(Test Example 2)



[0035] In Test Example 2, a charge-discharge test was performed in consideration of an RF battery in practical use. First, a cathode electrode and negative electrode, made of a carbon felt, having an electrode area of 500 cm2 were prepared. The total mass of the cathode and negative electrodes was about 35 g. Two types of RF electrolytes containing different amounts of controlled organic substances were prepared. Two- hour capacity batteries were prepared using the RF electrolytes. The prepared RF electrolytes were as described below.

(A) A vanadium-containing RF electrolyte containing 0.5 mg/liter of hexadecane (C16H34), hexadecanenitrile (C16H31N), and octadecanenitrile (C18H35N), which are controlled organic substances, in total.

(B) A vanadium-containing RF electrolyte containing 2.5 mg/liter of the three controlled organic substances specified in Item (A) in total.

* The valence and concentration of vanadium ions in each RF electrolyte and the sulfate ion concentration of the RF electrolyte are the same as those described in Test Example 1.

[0036] An RF battery with a 2-hour capacity was prepared using the RF electrolyte specified in Item (A) and an RF battery with a 2-hour capacity was prepared using the RF electrolyte specified in Item (B). The RF batteries were subjected to a 1,600-cycle charge-discharge test. In the RF battery prepared using the RF electrolyte specified in Item (A), the mass of the specific organic substances with respect to the electrodes was 100 ppm. In the RF battery prepared using the RF electrolyte specified in Item (B), the mass of the specific organic substances with respect to the electrodes was 500 ppm. Charge-discharge conditions in the charge-discharge test were the same as those disclosed in Test Example 1. The cell resistivity (Ω·cm2) was determined at the first cycle and the 1,600th cycle. As a result, the RF battery prepared using the RF electrolyte specified in Item (A) had a cell resistivity of about 1.24 Ω·cm2 at the first cycle and a cell resistivity of about 1.26 Ω·cm2 at the 1,600th cycle. On the other hand, the RF battery prepared using the RF electrolyte specified in Item (B) had a cell resistivity of about 1.31 Ω·cm2 at the first cycle and a cell resistivity of about 1.45 Ω·cm2 at the 1,600th cycle. From the above, it is clear that the RF electrolyte containing 0.5 mg/liter of the controlled organic substances is more useful in obtaining an RF battery having excellent cycle properties than the RF electrolyte containing 2.5 mg/liter of the controlled organic substances.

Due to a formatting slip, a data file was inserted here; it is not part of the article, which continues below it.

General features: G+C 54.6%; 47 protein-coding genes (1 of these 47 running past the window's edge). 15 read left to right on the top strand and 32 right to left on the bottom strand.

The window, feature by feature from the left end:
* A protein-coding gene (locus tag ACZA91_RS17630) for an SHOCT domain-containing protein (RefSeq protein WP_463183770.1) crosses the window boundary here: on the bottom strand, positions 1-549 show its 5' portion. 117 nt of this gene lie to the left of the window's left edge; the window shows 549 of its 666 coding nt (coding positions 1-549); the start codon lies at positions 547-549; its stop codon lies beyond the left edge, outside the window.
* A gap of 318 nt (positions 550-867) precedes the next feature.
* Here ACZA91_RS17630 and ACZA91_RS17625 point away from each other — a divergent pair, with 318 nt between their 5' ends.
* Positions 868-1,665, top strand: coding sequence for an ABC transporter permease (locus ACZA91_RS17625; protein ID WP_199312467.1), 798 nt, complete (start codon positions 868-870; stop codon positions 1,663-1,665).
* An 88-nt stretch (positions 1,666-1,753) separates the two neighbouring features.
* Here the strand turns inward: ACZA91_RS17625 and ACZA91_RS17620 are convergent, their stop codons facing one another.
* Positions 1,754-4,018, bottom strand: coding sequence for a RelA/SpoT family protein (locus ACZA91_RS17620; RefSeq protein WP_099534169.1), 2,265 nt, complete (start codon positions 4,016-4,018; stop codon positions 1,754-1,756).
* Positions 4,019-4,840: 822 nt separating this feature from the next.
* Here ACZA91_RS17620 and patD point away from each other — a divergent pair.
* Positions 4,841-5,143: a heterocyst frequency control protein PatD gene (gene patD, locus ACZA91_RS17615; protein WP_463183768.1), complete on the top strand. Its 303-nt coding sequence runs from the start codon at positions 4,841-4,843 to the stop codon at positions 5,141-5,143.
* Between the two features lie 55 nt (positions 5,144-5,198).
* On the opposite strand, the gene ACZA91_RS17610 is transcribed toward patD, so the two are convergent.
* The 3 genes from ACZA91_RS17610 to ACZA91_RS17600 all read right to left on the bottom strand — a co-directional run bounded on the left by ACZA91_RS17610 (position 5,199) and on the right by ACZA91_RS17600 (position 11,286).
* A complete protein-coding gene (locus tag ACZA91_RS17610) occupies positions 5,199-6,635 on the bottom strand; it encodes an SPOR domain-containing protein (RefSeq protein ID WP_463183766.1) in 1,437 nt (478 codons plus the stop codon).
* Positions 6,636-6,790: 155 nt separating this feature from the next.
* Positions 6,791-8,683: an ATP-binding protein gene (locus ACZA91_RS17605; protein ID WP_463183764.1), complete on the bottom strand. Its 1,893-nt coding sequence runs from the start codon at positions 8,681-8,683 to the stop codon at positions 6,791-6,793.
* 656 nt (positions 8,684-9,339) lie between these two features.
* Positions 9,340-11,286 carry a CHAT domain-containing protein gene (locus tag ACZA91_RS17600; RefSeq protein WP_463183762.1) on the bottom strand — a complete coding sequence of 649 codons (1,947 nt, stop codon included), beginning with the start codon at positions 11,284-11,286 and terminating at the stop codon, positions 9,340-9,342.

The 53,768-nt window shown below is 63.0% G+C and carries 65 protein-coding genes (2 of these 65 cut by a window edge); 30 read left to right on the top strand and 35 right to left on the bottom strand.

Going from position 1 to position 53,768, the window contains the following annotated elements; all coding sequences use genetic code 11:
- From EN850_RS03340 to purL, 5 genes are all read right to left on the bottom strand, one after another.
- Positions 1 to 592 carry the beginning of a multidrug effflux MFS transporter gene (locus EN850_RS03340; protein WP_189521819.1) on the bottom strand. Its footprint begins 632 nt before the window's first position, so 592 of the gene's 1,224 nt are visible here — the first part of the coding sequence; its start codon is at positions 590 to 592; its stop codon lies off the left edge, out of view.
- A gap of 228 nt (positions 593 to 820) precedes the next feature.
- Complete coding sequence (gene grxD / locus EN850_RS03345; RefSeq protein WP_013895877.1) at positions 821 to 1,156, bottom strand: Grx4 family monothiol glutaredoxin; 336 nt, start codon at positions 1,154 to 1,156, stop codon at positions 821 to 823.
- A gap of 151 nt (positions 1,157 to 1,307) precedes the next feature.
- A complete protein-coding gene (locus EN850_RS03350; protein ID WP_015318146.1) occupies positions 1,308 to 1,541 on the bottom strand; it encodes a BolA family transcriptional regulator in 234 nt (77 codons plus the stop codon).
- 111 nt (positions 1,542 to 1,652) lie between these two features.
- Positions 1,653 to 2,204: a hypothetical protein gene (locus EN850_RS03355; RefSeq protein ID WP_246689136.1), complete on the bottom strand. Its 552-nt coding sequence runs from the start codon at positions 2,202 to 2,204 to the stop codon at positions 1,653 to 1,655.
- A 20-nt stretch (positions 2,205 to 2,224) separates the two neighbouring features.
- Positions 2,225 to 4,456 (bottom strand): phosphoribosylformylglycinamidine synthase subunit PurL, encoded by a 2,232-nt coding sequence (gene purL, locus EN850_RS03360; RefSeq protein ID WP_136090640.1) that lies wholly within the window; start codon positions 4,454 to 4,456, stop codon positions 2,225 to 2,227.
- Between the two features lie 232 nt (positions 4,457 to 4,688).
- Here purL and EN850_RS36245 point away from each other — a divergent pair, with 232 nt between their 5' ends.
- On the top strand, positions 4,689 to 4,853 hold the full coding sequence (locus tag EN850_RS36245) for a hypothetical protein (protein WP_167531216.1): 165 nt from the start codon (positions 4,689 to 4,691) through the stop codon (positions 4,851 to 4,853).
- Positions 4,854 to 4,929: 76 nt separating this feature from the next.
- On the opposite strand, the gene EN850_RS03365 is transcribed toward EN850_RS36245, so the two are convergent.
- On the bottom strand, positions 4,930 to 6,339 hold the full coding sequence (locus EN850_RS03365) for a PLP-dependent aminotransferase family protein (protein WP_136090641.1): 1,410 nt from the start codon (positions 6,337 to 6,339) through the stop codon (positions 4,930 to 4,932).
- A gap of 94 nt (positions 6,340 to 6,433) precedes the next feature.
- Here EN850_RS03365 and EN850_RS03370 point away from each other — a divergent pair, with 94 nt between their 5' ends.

Industrial Applicability